by Maggie Gallagher
With the election of Emmanuel Macron as President of France, the two most powerful leaders in Europe — Macron and Germany’s Angela Merkel — now share a certain characteristic: they have no children. (Hat tip: Gatestone Institute)
Doing the work of raising the next generation is hard. It consumes resources. It requires sexual discipline. It carries the possibility of enormous, unique satisfactions if one’s children do well and offer their tribute of love and respect. It also carries with it the possibility of enormous, unique heartaches when children fail, betray, or are simply hurt by outside forces.
Virtually every human society has understood that making the next generation is both a difficult and yet crucial task. Western civilization alone seems to have abandoned that understanding in favor of viewing children as optional choices and celebrating the liberty to define our sexual identities and sexual lives however we choose.
Donald Trump, of course, has not been immune to these cultural forces. But it is astonishing to recognize the difference babies make. Having five children gives Trump both hostages to fortune (the attacks on Ivanka Trump recognize his vulnerability here) and a profound motivation to make America great again.
Of course, individuals without children can and do also have a profound love of their country. But when a society turns away from children and preoccupies itself with other needs, the result sooner or later will be death — death of a whole culture.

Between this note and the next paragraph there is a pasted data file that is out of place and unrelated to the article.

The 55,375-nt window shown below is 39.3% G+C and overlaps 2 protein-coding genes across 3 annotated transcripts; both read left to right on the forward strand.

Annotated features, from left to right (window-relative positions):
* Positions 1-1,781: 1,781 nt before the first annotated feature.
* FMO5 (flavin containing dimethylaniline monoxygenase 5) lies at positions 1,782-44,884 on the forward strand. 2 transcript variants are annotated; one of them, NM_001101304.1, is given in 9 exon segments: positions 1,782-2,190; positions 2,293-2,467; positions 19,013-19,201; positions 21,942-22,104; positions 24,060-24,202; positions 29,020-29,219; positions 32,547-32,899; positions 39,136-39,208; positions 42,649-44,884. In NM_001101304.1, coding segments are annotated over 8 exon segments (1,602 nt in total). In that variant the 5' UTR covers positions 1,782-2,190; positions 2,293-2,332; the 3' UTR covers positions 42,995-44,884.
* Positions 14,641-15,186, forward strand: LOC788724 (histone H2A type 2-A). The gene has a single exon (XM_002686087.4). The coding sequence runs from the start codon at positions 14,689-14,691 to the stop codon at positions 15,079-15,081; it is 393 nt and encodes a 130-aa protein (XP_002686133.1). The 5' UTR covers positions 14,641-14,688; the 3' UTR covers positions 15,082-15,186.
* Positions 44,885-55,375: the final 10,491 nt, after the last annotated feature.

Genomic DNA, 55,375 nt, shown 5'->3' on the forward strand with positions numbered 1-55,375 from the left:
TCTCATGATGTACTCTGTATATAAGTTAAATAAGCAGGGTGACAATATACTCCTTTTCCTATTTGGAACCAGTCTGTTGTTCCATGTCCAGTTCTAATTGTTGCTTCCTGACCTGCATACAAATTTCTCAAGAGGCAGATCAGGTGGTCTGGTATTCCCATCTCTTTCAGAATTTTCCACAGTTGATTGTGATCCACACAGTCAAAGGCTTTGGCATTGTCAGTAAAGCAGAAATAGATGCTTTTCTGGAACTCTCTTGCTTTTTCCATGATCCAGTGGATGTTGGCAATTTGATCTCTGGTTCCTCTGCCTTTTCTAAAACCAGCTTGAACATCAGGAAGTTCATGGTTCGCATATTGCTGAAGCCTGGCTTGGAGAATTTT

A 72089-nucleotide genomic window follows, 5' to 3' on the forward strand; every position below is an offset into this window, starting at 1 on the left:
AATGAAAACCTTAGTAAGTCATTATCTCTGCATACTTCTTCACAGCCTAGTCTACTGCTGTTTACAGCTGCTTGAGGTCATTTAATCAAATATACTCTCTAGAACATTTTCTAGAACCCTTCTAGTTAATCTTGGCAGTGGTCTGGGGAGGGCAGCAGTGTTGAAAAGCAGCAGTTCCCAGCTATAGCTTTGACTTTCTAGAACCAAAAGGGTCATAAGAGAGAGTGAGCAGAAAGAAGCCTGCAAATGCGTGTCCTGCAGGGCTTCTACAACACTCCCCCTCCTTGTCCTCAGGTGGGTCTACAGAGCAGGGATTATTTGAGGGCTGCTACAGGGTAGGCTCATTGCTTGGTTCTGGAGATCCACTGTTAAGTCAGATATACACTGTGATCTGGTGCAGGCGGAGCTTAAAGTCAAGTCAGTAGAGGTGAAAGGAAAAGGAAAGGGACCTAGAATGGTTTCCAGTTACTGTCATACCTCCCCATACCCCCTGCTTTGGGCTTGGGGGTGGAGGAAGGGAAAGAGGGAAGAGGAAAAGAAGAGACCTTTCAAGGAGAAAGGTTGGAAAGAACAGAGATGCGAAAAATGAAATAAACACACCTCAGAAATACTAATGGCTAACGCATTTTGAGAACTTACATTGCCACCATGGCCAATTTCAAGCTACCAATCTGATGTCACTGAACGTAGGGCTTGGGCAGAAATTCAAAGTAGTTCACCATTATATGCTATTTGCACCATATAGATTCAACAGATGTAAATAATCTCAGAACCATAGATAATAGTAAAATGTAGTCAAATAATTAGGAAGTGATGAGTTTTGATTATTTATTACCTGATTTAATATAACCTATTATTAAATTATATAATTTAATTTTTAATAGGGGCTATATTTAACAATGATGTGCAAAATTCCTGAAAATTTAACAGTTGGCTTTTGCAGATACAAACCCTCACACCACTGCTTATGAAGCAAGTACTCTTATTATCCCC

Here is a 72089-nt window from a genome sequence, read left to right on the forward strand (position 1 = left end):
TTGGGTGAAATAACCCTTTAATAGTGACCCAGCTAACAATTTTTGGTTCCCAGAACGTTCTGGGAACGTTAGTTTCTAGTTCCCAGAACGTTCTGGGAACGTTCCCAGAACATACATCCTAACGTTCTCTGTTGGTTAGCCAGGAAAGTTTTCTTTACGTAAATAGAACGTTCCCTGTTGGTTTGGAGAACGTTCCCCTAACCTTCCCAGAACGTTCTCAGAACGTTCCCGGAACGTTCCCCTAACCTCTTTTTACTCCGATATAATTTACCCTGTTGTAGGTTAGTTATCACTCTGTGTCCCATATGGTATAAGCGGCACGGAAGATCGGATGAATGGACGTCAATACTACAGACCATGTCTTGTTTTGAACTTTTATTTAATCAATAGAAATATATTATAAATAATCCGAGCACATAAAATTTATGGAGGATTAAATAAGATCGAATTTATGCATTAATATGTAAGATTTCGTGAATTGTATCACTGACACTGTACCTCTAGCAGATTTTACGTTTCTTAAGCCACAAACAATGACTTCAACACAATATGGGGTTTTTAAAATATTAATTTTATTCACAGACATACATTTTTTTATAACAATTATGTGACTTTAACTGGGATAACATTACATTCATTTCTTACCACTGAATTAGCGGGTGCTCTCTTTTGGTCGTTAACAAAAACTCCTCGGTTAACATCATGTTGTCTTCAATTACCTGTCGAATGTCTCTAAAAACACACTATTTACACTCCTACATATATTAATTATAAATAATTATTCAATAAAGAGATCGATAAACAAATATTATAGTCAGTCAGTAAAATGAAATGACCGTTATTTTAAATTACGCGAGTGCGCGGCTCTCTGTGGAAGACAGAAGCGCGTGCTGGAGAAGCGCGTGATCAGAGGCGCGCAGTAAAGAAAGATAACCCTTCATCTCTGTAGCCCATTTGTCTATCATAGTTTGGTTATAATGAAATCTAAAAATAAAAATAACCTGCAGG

In early April, the Pew Center issued a report on “The Changing Global Religious Landscape.” In less than 20 years, babies born to Muslim mothers will outnumber babies born to Christian mothers worldwide. Meanwhile, the religiously unaffiliated face a “birth dearth”:
While religiously unaffiliated people currently make up 16 percent of the global population, only an estimated 10 percent of the world’s newborns between 2010 and 2015 were born to religiously unaffiliated mothers. This dearth of newborns among the unaffiliated helps explain why religious “nones” (including people who identity as atheist or agnostic, as well as those who have no particular religion) are projected to decline as a share of the world’s population in the coming decades.
If Pew had concentrated on the demographic trends in Europe, an even starker and clearer picture would emerge of what happens to civilizations which forget to invest in the basics, including raising men to be husbands and fathers, and women to be wives and mothers.
Individuals admit exceptions. Not everyone receives this calling. But for cultures to survive, there is no other choice.
Photo credit: Disney | ABC Television Group via Flickr, CC BY-ND 2.0